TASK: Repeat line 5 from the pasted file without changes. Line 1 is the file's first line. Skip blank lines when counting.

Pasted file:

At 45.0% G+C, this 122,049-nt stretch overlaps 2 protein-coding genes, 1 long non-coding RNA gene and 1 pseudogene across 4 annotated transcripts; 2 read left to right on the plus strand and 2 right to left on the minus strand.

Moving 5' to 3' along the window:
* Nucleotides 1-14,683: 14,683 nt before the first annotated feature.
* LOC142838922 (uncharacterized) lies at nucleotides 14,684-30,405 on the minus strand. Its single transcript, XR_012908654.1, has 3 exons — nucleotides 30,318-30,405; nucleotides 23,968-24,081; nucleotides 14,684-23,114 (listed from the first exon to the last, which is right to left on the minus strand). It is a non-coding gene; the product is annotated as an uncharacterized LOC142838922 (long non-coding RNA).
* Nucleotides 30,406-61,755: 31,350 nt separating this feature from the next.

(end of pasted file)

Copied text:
* Nucleotides 30,406-61,755: 31,350 nt separating this feature from the next.